Our page banner is a detail of a carved panel showing cartouches of Thutmose III from the temple at Deir el-Bahari.
Photo: (Creative Commons) © Hedwig Storch
It represents a looped rope which has the magical power to protect the name that is written inside it.
A cartouche was meant to protect against evil spirits both in this life and the afterlife.
It can be arranged both horizontally or vertically depending on the best layout for its design.
Illustration 1 - shows the three elements used to construct the cartouche: the oval frame; the stand; and the rope which binds the other two together.
Illustration 2 - shows the three parts combined to form a basic cartouche frame.
Illustration 3 - shows the frame of the cartouche decorated with small hieroglyphs.
Hieroglyphs are word pictures which represent the sounds of the Ancient Egyptian language.
In this cartouche we have enclosed the hieroglyphs that spell out the sounds of the name 'Michael'. Note that although there are seven letters in the name 'Michael', there are only four basic sounds 'M - I - K - L'. Therefore we only need to use the hieroglyphs that represent those sounds. A more detailed explanation of this translation process is given on our Hieroglyphic Alphabet pages.
Hieroglyphs should be arranged to create interesting designs instead of the straight lines that we use to arrange our letters and sentences.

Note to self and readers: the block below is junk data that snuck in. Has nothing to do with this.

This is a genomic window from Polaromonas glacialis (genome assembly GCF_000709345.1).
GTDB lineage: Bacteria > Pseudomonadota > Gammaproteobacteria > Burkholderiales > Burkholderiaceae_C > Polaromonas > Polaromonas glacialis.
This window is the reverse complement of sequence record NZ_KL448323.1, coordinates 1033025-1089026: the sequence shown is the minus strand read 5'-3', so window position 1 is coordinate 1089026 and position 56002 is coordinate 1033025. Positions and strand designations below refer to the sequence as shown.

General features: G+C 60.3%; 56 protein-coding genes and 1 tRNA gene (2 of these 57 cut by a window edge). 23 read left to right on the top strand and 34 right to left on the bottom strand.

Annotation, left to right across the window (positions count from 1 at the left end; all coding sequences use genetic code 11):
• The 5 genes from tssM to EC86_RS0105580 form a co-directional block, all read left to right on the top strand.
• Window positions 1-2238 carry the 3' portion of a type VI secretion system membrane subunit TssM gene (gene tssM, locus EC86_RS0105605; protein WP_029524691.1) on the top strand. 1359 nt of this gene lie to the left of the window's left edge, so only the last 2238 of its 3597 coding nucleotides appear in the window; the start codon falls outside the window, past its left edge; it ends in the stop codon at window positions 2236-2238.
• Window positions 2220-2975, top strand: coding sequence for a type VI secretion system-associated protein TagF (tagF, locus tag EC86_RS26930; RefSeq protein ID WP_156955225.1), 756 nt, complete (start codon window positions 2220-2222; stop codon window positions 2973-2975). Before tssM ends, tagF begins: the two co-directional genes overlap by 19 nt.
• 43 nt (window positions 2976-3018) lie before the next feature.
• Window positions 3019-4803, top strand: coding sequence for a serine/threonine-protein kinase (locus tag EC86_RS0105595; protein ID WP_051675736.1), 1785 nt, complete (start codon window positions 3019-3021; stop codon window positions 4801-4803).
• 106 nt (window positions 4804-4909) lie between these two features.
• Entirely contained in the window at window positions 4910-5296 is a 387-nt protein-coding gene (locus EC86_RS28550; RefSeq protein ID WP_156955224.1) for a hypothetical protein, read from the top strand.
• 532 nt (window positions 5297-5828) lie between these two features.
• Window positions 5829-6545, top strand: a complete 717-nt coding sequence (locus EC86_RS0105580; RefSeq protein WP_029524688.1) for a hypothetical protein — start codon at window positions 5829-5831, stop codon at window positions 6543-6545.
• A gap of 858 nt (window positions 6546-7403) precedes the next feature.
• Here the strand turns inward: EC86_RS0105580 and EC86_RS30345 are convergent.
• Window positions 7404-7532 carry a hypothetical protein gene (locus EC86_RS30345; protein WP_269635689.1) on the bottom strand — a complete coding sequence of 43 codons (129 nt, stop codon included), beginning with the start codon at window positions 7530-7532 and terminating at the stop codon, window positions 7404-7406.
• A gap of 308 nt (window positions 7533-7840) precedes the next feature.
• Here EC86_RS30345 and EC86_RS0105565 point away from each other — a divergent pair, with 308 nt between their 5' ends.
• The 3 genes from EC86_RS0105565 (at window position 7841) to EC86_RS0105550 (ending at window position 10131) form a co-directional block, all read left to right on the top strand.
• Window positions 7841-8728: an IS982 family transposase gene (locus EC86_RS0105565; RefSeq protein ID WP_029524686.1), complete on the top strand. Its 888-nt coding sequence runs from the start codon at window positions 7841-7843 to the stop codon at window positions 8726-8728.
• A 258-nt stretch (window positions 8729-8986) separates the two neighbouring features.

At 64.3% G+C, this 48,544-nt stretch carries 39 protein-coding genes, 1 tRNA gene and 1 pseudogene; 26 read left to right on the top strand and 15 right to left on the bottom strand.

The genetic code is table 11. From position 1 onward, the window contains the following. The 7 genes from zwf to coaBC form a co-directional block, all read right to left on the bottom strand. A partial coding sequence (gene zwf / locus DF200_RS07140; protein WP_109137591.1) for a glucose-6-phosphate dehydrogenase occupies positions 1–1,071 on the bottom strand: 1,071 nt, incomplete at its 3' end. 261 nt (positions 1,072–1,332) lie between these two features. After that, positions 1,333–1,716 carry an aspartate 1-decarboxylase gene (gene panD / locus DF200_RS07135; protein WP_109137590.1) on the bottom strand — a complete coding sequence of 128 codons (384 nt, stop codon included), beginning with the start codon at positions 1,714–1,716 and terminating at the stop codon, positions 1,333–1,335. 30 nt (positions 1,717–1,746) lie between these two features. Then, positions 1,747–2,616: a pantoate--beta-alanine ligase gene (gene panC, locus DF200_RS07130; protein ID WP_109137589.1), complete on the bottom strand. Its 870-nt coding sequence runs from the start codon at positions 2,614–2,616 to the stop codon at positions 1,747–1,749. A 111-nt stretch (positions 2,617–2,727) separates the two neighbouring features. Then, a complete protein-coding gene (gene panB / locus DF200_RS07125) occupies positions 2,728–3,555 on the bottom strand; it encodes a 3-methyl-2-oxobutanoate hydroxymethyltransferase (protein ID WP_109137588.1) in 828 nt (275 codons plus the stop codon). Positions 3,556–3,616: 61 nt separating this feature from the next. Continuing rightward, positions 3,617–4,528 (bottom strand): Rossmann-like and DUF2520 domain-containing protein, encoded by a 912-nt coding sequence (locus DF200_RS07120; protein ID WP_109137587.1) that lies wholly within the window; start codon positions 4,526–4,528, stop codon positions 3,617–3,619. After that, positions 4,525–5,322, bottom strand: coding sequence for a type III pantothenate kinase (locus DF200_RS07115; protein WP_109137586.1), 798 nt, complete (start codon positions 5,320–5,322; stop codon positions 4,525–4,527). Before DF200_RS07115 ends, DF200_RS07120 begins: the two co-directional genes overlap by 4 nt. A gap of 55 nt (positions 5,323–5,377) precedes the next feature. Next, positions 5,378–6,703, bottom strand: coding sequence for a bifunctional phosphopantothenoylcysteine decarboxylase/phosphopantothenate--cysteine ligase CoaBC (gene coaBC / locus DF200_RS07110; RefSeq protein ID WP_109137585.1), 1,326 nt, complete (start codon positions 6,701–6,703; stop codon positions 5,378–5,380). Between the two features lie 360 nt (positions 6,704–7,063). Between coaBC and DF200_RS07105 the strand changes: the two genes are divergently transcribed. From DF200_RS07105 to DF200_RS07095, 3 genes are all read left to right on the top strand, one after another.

Cartouches are usually positioned vertically but they can also be positioned horizontally to make them fit more comfortably into a design. The arrangement of the hieroglyphs inside is then reorganized to accommodate the horizontal layout.
Once the cartouche and hieroglyphs are drawn, you are ready to apply color.
In contrast to the weathered look we created for our Egyptian Art Lesson, the painting technique that we have used here gives a fresher look to your images - the sharp clean look that Ancient Egyptian paintings would have had when they were first painted.
These images were colored using designer's gouache, an opaque watercolor paint which is ideal for applying flat areas of color. The black line work was done afterwards with a felt pen.
These three cartouches of the names Michael, David and Louise were created using our Hieroglyphic Alphabet to translate English into Ancient Egyptian hieroglyphics.